Tuesday, March 16, 2010

wind driven

I've been obsessed with the idea of flight as long as I can remember. However, I don't think I ever really seriously considered piloting an aircraft of any kind. It's the idea at a somewhat abstracted level that is appealing, and the experience I have sought is vicarious or virtual flight. I suppose it started for me with watching birds and planes in flight and imagining some connection to them.

Popular Science, Aug.1936,p.69

Like most kids, I soon moved on to flying kites. In those days, there seemed only to be two available choices. One flew either a diamond-shaped stick kite or, for a bit more of an investment, you could hoist a box kite. We usually chose the diamond based on the availability of a meager allowance, augmented with earnings from collecting bottles to be turned in a the local grocery, coincidentally also the kite store.

Seattle often has gusty wind conditions in the early Spring when we were beset by the kite-flying urge. To deal with that, we always hung enormously long rag tails on our kites. There was some satisfaction to be had from learning to balance tail length and bow depth with wind speed to keep the kite in the air. However, the skill acquisition was really secondary to the exhilarating sensation of watching the kite do its slow dance in the sky at the end of several hundred feet of string. When the conditions were just right, you could stake the kite string to the ground and lie on your back on a grassy hillside, dividing your time between watching the kite and conjuring great, puffy cloud animals.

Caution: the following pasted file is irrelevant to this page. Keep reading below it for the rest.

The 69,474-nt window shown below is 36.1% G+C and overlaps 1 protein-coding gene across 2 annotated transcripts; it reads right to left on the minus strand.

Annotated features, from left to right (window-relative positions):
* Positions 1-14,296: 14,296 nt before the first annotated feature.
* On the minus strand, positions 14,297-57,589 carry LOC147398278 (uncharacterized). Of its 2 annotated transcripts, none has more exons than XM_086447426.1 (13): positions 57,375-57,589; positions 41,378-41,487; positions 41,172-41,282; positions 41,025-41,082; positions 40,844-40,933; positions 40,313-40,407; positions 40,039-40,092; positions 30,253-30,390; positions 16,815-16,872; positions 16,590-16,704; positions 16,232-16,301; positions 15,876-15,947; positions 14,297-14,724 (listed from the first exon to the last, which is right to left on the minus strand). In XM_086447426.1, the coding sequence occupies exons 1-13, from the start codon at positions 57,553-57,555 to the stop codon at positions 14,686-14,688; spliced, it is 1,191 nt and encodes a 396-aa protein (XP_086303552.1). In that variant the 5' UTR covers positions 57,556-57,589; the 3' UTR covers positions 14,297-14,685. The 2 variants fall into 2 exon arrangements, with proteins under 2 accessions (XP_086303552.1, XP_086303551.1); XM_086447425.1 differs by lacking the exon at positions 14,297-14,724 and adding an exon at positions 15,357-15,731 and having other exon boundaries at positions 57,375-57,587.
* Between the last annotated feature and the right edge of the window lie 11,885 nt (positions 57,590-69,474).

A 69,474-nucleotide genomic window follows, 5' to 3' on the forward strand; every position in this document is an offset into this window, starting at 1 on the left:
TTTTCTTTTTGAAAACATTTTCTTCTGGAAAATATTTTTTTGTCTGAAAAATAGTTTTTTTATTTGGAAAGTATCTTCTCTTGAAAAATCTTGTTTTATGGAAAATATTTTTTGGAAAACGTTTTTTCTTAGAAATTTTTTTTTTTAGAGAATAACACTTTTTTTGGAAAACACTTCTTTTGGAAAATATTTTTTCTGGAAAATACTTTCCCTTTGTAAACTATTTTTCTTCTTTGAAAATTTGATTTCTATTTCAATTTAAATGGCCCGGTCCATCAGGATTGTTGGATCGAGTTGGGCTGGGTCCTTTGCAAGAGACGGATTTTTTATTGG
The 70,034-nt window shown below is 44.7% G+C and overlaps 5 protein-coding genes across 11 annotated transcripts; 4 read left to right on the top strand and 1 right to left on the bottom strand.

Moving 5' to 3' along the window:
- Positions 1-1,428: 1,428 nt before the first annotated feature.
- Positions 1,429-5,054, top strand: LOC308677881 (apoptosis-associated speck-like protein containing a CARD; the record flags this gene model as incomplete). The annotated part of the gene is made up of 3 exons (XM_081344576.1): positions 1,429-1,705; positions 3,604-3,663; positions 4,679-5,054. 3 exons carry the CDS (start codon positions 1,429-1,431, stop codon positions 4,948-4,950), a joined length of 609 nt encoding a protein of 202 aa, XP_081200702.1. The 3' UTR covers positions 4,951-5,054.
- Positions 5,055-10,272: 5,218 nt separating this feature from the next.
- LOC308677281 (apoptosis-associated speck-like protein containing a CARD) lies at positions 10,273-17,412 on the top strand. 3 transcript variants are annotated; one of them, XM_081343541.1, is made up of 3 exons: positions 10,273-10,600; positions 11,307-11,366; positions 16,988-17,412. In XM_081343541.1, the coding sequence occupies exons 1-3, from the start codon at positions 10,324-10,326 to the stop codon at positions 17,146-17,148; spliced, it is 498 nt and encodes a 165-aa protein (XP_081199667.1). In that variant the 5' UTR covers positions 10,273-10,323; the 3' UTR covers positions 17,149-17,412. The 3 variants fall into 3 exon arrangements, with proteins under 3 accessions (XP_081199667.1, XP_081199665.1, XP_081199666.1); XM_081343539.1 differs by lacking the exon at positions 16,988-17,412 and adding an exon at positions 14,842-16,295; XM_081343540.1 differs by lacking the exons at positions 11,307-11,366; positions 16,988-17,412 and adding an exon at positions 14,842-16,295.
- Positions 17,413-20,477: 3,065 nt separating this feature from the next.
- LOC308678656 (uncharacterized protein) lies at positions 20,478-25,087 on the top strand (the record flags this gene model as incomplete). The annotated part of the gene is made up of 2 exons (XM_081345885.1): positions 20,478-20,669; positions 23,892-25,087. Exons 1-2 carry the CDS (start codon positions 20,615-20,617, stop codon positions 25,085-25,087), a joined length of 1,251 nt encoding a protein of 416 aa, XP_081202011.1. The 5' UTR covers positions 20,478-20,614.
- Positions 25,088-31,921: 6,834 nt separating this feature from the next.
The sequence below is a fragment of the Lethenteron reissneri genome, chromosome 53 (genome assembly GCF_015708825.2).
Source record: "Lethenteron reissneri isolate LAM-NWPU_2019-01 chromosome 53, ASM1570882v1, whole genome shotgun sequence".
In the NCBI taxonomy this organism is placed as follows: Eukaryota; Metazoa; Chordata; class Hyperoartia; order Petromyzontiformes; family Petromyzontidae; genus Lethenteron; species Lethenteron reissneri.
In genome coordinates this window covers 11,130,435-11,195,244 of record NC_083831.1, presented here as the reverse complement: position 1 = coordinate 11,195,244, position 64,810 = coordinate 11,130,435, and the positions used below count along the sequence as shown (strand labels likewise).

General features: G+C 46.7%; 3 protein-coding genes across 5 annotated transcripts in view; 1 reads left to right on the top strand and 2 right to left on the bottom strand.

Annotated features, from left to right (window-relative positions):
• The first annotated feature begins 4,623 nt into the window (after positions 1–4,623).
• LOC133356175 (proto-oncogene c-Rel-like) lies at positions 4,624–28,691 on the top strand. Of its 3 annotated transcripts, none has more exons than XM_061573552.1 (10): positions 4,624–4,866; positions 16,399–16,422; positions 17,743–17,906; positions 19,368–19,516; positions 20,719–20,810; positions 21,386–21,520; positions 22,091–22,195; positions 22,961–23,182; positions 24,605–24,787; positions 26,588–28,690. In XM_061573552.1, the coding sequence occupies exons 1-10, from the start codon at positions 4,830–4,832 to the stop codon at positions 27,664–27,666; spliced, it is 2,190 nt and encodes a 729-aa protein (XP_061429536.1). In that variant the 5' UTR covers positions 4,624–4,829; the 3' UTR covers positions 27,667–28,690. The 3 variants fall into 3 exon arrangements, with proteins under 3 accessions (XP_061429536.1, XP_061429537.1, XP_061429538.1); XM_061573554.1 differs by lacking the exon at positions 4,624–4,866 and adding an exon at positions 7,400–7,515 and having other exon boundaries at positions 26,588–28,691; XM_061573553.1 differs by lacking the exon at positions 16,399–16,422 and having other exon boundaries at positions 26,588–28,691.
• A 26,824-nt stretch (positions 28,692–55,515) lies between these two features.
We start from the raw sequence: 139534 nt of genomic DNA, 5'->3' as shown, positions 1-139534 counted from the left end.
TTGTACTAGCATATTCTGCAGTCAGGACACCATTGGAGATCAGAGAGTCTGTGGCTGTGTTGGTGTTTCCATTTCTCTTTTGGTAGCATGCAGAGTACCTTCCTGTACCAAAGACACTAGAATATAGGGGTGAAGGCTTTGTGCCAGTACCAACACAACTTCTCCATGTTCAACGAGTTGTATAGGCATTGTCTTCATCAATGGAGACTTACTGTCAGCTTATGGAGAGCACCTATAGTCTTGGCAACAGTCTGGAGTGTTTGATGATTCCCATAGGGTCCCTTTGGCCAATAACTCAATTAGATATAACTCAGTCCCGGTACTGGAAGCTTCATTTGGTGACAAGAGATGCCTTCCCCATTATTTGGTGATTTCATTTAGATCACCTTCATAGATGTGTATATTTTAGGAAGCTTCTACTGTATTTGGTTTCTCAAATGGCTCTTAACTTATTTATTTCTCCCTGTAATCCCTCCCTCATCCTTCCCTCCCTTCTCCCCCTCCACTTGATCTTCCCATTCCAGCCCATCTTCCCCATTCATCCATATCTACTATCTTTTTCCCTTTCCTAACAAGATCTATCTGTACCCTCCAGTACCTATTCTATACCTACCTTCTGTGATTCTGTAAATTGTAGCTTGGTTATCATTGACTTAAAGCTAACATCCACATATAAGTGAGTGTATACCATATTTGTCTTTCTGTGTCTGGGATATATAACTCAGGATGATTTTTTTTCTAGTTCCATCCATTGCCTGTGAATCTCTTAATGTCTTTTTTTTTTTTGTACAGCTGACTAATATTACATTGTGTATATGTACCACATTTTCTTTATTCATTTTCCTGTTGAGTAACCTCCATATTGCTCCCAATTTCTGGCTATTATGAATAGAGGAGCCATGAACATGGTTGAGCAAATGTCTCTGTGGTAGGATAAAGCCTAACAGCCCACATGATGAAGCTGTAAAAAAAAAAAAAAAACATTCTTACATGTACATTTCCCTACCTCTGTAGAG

I left off kite flying about the time I went into junior high school, I think. I took it up again for a couple years at around the age of thirty when we moved to San Francisco, also a great kite flying location.

Popular Mechanics,June,1961,p.142

Inspired by the DIY exhortations of Stuart Brand's Whole Earth Catalog and other back-to-basics savants, I taught myself to build coynes, deltas, Japanese hatas and Indian fighter kites. I flew them often from the summit of Bernal Heights, and sometimes at the beach, though the winds there were often too strong for even my stoutest flyers.

Since San Francisco, I've only flown kites a few times, usually accompanied by grandchildren. There are more sophisticated styles of kites available these days at the local grocery and drug stores, but in my experience they are often poorly balanced and unflyable without modification. It must be a frustrating experience for budding flyers.

I haven't flown this miniature yet which I picked up at Hobby Lobby for myself over a year ago. I'm not real optimistic about its performance possibilities, but I think it's a neat design.

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